Southern NJ. I know we often get a reputation in Jersey for rudeness. I don't find that to be overly true. I do find it in the local city (not in Jersy) as a driver, not when I'm walking or shopping, eating, that is, face to face. We edge on a rural section, there are lots of active farms mixed into our suburban developments.
The mall was crowded, the road to it very congested. The ride was slowed by merging tragic as EVERYONE allowed one person to get in line in front of them. It was all so polite and civilized. The parking lot was crazy, the traffic patterns there are not well designed. One young man inadvertently cut me off, stopped, apologized with gestures and continued. I parked far away, enjoying the weather.
Once in the stores, the crowds were manageable. I shopped a bit, stopped to watch Santa with the kids (really longing for those days and hoping for grandchildren someday) and had a bite to eat. I watched a few frazzled parents with tired, boneless kids. All were blessedly patient.
The biggest challenge was the long lines at checkout. I only bought a few things at three stores but the wait was long. Shoppers were friendly to one another, joking about buying swim gear instead of the scarves and mittens we had, the weather was that balmy. NJ is odd like that, we'll probably have sub zero temperatures on Monday.
All in all, it was a nice day. Oh, I could have done without the annoying "jazz" caroling of the portable organ in one store that competed with the Muzac, and that slice of pizza is reminding me that dairy isn't my friend. I'm happy I didn't NEED to shop, and greatful I have the resources to pick up those few extra things I wanted for family members (and a new sweater for me)
But it was gratifying to see that we humans are capable of treating each other with respect and kindness under stressful conditions. Even in NJ!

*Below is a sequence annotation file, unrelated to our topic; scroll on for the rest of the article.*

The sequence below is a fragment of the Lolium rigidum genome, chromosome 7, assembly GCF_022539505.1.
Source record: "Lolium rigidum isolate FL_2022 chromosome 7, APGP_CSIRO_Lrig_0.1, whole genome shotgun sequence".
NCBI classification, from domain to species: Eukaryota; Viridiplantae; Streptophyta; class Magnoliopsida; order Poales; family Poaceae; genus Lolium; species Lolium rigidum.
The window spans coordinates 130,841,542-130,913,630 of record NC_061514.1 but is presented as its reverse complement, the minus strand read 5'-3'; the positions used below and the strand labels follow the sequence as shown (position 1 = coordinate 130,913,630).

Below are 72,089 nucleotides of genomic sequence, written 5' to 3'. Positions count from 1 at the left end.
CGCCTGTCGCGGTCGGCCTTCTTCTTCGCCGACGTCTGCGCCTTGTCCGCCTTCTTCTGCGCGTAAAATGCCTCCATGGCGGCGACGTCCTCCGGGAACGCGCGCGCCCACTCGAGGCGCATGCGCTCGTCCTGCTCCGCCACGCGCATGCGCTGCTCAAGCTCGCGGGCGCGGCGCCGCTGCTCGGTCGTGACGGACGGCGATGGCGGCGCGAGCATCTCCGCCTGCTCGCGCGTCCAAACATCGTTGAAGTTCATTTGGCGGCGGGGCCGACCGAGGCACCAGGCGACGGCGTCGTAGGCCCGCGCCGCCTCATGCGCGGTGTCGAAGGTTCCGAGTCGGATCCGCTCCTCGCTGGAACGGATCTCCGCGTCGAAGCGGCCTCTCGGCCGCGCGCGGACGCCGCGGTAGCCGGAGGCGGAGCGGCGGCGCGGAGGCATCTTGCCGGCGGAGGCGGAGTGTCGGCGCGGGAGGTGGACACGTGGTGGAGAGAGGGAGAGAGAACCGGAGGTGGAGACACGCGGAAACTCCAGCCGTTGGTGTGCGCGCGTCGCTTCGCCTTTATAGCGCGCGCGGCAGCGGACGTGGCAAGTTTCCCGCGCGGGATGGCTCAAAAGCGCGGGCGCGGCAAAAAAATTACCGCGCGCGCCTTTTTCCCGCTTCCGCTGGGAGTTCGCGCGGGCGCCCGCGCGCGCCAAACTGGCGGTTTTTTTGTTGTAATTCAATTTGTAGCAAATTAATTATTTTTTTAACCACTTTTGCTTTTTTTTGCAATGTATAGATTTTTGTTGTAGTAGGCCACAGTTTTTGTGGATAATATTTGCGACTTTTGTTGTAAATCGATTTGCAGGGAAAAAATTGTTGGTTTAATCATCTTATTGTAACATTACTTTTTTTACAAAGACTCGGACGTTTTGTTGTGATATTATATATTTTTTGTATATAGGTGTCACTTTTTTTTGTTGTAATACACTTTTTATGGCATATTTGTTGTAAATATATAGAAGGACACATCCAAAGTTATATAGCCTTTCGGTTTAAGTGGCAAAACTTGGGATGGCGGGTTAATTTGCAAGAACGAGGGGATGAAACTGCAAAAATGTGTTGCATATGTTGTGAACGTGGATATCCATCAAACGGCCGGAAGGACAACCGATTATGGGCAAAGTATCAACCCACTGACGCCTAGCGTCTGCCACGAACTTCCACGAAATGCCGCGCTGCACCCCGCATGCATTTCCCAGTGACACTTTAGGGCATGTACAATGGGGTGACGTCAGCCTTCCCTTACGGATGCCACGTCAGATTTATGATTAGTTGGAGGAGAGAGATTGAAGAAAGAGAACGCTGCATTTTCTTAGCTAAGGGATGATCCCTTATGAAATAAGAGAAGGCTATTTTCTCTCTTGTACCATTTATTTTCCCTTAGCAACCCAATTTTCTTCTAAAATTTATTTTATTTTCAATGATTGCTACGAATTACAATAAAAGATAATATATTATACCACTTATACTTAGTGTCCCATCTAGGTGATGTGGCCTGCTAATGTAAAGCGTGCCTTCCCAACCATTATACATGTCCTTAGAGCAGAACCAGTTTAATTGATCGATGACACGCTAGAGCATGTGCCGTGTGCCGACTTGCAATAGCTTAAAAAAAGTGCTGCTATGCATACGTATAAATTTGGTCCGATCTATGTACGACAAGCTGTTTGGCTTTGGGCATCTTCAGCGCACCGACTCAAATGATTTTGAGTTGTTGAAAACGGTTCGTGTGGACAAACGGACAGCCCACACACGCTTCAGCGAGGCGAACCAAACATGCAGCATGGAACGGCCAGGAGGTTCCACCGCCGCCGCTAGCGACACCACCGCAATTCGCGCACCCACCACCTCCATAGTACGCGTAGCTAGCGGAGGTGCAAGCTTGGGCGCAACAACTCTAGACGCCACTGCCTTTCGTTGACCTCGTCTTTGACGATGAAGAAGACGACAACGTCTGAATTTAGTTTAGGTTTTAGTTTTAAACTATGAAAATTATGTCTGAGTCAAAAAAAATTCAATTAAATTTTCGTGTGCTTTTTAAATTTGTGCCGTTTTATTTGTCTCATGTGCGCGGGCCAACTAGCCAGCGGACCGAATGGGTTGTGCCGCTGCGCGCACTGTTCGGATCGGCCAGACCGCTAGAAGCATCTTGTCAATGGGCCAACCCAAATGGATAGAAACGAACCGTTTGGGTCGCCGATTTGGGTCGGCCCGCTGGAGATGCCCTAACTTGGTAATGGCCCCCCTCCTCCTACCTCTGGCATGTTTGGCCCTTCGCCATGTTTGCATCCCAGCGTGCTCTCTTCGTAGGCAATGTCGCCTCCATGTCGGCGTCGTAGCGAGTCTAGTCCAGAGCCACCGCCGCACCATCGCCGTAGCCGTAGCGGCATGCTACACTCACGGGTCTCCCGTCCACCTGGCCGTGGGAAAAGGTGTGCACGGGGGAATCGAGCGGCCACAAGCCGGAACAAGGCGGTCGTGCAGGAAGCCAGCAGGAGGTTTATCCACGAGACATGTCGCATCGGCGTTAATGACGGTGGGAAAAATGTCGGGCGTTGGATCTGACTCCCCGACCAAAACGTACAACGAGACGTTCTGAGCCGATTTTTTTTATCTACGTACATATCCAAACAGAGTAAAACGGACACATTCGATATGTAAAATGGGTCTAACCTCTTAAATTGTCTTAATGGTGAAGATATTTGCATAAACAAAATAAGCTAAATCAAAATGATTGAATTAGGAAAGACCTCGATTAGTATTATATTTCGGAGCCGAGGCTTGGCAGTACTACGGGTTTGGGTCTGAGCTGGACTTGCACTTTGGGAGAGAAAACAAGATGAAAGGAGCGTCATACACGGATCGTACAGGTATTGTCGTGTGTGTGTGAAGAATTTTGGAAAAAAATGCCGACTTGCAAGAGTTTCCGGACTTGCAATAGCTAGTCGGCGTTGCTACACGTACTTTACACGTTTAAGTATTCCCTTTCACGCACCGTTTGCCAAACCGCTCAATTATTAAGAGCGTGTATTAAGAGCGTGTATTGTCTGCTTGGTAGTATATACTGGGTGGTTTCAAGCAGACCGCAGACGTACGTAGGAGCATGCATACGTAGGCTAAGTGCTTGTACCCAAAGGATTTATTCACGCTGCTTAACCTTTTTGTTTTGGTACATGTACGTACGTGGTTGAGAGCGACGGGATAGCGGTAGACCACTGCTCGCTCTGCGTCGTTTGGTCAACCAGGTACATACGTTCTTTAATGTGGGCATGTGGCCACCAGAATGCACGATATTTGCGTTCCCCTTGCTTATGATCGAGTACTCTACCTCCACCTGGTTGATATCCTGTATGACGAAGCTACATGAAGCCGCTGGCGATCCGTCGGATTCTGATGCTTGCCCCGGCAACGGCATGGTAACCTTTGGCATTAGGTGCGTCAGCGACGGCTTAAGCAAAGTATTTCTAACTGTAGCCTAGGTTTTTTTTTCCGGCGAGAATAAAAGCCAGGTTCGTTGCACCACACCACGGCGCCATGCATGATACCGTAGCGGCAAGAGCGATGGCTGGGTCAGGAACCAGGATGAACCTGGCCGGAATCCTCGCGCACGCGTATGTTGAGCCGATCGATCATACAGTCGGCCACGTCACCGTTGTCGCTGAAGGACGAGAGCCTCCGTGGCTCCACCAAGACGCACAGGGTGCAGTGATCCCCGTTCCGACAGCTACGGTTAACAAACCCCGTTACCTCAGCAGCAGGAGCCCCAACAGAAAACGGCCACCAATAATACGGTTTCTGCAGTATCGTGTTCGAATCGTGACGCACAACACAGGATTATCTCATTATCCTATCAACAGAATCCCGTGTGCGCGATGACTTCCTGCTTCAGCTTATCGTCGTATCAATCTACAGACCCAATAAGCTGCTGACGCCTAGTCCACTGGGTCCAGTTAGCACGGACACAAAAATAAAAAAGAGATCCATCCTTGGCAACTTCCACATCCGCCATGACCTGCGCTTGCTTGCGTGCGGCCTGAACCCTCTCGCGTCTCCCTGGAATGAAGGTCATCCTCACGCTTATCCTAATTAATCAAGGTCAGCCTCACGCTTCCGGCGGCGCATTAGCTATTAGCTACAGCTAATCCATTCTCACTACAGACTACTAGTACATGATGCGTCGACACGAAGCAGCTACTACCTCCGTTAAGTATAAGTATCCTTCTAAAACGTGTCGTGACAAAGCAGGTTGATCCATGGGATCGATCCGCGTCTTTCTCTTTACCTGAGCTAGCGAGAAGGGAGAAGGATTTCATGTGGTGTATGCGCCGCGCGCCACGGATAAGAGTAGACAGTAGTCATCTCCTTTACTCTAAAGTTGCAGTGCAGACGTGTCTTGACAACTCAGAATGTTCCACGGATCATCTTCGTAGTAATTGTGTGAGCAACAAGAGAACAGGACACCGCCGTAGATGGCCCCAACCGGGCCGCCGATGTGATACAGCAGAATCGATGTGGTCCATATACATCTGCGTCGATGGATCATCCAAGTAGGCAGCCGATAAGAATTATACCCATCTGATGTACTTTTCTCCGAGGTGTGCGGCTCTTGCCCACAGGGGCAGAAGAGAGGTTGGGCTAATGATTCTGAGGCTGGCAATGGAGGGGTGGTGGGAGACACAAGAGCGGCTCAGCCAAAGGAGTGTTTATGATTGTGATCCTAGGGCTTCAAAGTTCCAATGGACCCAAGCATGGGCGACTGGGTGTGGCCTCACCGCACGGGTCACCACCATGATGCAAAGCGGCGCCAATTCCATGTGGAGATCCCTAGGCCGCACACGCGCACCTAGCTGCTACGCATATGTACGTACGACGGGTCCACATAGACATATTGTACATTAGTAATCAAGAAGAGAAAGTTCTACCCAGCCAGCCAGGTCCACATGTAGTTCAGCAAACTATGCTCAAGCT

[This message edited by scaredyKat at 5:26 PM, December 21st (Saturday)]
"Ring the bells that still can ring
Forget your perfect offering
There is a crack in everything
That's how the light gets in." -Cohen
I had a similar experience going out today. The 1-1 merging, the traffic cop causing the tie-up by not allowing left turns at a busy mall intersection who waved and smiled. I parked far away too and wandered a bit inside. Everyone was smiling and it didn't seem like any were annoyed or impatient in the lines I saw. Just glad to get what I needed and be leaving when it was still that way because it was getting busier.
That was after having a very relaxing champagne breakfast at a nice café with DD and DGD. Great food and service, too. All three of us needed that.
I watched a few frazzled parents with tired, boneless kids.
OK, what is this? I tried to think what a typo might have been meant to be, but....... I hope it wasn't really boneless kids!
Scaredy, That sounds a wonderful day!
Poor little ones.
It was insane!!!!
Oh and the boneless kids. I remember those days!!! Ray Ramono does a great bit on this in his book "Everything and a Kite". Talking about his then toddler twins.
Merry Freaking Christmas!!!